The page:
This vegan pumpkin bisque smooth, creamy, flavored with granny smith apples and spices, and is topped with slightly sweet maple-cinnamon tempeh croutons.
Disclosure: This post is sponsored by The Soyfoods Council. I was asked to participate in the “#SoyInspired for Thanksgiving” campaign as a member of the Healthy Aperture Blogger Network. I was compensated for my time. All opinions are my own.
Waaaaay back, for one of my first Thanksgivings as a vegetarian, my mom went out and bought me a vegetarian roast. They’re out there. Some are decent. This one wasn’t. (Sorry mom. I know it’s the thought that counts.) In the following years I told her to skip the roast, as there were sides-a-plenty to fill my belly. This was true, and it still is. The older I get though, the harder the carb overload hits me. It’s always fun going down, but during the car ride home I find myself in a half asleep stupor muttering “duuuuddee…next year I’m bringing myself some protein.” Whoever made up that bit about it being tryptophan in the turkey that puts you to sleep totally lied.
This year I found a solution: I worked protein into my soup!
An old friend of mine used to put tempeh croutons in her soup. I love that idea for a bisque like this one. I especially love that idea when said croutons have an ever so lightly crispy maple-cinnamon coating. If you’re ever inclined to put croutons in the form of little bread cubes into your soup, you’ll love tempeh croutons. They add not only some healthy plant-based protein, but also some bulk, so if you have this as first course, you might be less inclined to load up on the mashed potatoes.
The vegan pumpkin bisque itself is light, creamy, and just slightly sweet, thanks to the natural sweetness from the pumpkin and apples. I went with soy milk as a base for this vegan bisque, because it adds a bit more protein yet, along with a light creaminess, and thanks to it’s neutral flavor, let’s the pumpkin and spices shine through.
Another thing about this recipe: any time I post a pumpkin recipe, I’m pretty certain to get some questions on substitutions. If I use canned pumpkin, I’ll get questions on whether fresh pumpkin puree is a suitable substitute. I’ll get questions on canned if I use fresh. While I know that the two are generally interchangeable, I’ve never experimented to find out for myself. So, guess what I did? I went and made both versions. Yes, I did. The recipe gives both types of pumpkin puree as options. Both will be delicious, but a bit different. If you use canned, your soup will be a bit thicker and have a more intense flavor. Fresh yields a lighter soup with a smoother texture. I can’t really say which is better. I liked ’em both. You just might want to make them both (like you’d have the energy for that on Thanksgiving ;)).
**Giveaway has ended.**
Couldn’t forget that part of the post, right? The Soyfoods Council is celebrating a #SoyInspired Thanksgiving by raffling off a $200 Williams Sonoma gift card! Enter here.
- 2 medium sugar pumpkins (2½ lb. each) OR 2-14 oz. cans pumpkin puree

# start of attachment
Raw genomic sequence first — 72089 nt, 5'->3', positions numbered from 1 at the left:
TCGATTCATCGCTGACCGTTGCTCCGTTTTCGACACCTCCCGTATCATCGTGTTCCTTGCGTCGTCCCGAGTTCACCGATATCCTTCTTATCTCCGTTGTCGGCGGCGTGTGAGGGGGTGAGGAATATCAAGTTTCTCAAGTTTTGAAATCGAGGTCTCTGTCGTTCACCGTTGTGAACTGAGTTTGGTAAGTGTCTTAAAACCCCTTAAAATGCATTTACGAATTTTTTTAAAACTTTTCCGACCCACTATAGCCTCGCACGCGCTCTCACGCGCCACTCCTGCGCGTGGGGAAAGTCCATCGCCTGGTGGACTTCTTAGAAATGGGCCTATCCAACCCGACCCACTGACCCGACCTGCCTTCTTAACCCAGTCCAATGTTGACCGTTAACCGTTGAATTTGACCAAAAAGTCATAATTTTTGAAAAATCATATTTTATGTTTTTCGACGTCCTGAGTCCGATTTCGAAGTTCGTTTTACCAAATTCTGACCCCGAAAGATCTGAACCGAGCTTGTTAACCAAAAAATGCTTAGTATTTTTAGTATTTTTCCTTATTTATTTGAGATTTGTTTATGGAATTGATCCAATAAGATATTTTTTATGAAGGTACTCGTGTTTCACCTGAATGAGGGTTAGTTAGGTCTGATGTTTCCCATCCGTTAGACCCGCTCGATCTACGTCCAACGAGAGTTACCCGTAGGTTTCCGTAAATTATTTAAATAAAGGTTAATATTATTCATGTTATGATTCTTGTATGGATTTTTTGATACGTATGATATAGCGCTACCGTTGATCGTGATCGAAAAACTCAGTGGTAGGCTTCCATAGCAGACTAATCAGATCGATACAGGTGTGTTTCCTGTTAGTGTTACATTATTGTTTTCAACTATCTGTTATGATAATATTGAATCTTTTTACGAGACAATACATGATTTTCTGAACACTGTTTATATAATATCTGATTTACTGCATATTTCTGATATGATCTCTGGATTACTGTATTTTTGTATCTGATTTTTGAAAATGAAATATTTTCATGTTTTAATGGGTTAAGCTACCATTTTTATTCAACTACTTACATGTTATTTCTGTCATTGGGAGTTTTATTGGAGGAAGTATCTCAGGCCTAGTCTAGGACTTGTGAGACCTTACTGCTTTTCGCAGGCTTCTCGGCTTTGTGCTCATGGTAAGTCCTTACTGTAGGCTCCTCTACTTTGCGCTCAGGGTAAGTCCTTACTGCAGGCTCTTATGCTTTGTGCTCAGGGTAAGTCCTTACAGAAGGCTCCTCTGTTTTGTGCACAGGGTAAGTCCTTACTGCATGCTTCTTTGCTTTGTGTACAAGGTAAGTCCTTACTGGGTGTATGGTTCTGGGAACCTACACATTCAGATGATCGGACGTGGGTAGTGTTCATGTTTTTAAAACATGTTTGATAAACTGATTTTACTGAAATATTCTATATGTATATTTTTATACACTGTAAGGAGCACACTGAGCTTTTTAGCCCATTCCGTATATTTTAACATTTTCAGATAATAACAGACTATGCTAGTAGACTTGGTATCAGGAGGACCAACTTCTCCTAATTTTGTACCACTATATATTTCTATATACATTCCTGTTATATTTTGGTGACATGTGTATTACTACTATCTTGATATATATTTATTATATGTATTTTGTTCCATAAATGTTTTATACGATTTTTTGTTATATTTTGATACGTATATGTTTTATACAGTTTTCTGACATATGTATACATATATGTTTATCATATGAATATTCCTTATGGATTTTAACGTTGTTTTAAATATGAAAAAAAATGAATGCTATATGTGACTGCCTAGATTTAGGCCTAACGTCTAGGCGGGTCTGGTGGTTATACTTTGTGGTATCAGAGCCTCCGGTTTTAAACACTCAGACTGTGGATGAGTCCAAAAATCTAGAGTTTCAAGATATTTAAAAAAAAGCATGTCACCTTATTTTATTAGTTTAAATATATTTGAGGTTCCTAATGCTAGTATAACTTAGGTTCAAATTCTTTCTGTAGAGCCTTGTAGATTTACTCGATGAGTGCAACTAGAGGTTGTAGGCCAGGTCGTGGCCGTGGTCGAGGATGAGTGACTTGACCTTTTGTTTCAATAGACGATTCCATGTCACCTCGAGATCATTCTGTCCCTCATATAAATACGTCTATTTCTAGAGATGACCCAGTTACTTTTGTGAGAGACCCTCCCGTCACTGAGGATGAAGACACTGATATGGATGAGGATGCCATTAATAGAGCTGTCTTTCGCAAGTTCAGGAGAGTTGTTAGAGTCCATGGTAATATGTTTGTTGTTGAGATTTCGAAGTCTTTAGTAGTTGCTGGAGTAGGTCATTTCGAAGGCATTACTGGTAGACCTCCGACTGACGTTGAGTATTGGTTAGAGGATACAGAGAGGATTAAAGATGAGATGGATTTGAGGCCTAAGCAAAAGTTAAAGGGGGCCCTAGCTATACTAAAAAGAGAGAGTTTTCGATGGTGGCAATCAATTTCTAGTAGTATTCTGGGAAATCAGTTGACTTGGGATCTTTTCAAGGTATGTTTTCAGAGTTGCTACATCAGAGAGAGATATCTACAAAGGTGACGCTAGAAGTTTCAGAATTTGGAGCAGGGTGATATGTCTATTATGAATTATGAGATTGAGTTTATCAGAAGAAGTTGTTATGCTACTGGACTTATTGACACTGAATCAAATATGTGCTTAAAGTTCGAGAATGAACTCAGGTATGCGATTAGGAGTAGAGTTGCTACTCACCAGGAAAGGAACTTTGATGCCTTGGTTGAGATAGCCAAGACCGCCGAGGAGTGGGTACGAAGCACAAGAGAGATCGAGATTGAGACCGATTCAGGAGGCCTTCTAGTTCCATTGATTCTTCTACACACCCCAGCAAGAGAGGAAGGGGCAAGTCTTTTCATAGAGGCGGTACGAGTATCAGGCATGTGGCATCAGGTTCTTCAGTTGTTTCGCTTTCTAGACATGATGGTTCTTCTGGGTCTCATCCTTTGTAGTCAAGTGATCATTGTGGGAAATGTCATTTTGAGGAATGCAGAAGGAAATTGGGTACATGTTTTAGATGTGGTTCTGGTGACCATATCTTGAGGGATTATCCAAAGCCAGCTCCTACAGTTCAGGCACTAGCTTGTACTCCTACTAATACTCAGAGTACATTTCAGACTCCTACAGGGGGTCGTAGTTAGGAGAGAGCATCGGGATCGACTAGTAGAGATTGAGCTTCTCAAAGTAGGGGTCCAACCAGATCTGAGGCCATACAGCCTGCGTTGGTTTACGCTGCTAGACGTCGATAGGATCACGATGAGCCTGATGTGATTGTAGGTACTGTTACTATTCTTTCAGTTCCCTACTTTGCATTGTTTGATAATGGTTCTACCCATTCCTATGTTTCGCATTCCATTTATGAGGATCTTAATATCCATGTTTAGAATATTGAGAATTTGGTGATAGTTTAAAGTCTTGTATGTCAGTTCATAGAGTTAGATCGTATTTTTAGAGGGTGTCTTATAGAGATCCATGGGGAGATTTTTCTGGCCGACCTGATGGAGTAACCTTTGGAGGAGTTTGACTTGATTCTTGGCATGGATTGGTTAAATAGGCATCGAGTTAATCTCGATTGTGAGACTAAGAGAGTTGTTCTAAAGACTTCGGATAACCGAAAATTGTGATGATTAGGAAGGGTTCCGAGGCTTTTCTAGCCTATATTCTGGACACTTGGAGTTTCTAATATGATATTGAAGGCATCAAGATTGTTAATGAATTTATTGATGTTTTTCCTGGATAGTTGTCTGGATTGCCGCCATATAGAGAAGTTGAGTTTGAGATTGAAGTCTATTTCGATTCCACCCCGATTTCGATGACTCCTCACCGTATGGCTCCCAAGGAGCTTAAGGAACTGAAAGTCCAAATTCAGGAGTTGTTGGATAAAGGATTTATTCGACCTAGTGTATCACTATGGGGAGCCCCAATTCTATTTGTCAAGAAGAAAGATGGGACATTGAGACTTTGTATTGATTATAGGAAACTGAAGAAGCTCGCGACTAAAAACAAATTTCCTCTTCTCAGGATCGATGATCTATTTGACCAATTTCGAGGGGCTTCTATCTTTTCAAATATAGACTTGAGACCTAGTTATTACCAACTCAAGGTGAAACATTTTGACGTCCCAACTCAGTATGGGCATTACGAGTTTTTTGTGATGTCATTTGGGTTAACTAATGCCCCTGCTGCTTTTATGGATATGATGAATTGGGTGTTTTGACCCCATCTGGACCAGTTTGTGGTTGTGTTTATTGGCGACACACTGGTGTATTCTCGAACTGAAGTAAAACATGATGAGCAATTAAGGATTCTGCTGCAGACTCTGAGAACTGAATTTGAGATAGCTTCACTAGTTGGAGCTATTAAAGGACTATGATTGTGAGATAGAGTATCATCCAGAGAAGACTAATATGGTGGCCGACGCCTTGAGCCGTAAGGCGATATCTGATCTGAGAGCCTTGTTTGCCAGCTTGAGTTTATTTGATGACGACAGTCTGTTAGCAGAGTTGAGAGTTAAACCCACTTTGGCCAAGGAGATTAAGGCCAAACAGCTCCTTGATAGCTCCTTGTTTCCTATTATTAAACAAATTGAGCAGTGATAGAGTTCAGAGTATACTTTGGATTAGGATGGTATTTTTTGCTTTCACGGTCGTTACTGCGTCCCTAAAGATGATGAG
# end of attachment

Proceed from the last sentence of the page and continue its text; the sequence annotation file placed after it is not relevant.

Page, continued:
- 2 tbsp. olive oil, divided
- 1 bulb garlic
- 1 medium onion, halved
- 1 granny smith apple, peeled and cut into ½ inch cubes
- 2 cups vegetable broth
- 2 cups unflavored soy milk
- 2 tsp. ground cinnamon
- 2 tsp. powdered ginger
- ½ tsp. salt
- ¼ tsp. pepper
- 1-8 oz. package tempeh, cut into ½ inch cubes
- 2 tbsp. maple syrup
- 1½ tbsp. lemon juice (about ½ lemon)
- 1 tsp. ground cinnamon
- ⅛ tsp. salt
- ¼ cup pepitas
- Preheat oven to 375°.
- If using fresh pumpkin, remove stem and scrape out seeds and inner pulp. Cut each pumpkin into 3-4 sections and place on parchment lined baking sheet.
- Cut the top off of garlic bulb, so that the tops of cloves are exposed. Drizzle with 1 tablespoon of olive oil and wrap loosely in foil.
- Rub onion with ½ tablespoon of olive oil and place on a separate parchment lined baking sheet.
- Toss apple with remaining ½ tablespoon of olive oil and arrange in a single layer on baking sheet with onion.
- Place garlic, pumpkin (if using fresh), apple and onion into oven.
- Remove onion and apple from oven after about 20 minutes, when apple is soft and onion is lightly browned. Allow pumpkin and garlic to roast for another 15 minutes, until pumpkin is easily pierceable with a knife.
- If using fresh pumpkin, allow to sit until cool enough to handle. Gently peel off skin and transfer pulp to food processor bowl. Puree until smooth, stopping to scrape down sides of bowl as needed. If using canned pumpkin, simply place puree into food processor bowl.
- Add onion and apples to food processor bowl. Squeeze roasted garlic pulp from bulb. Place pulp in food processor bowl with pumpkin, onion and apple. Puree until smooth, stopping to scrape down sides of bowl as needed.
- Transfer pumpkin mixture to large saucepan. Add broth, soy milk, cinnamon, ginger, salt and pepper. Bring just to a simmer, stirring frequently. Remove from heat.
- While your soup ingredients roast, place tempeh cubes in a small bowl with maple syrup, lemon juice, cinnamon and salt. Toss to coat. Arrange in an even layer on baking sheet and place in oven (which should already be heated to 375°).
- Bake 15 minutes, or until croutons are browned in spots, flipping once about half way through baking.
- Divide soup into bowls. Top with pumpkin seeds and tempeh croutons.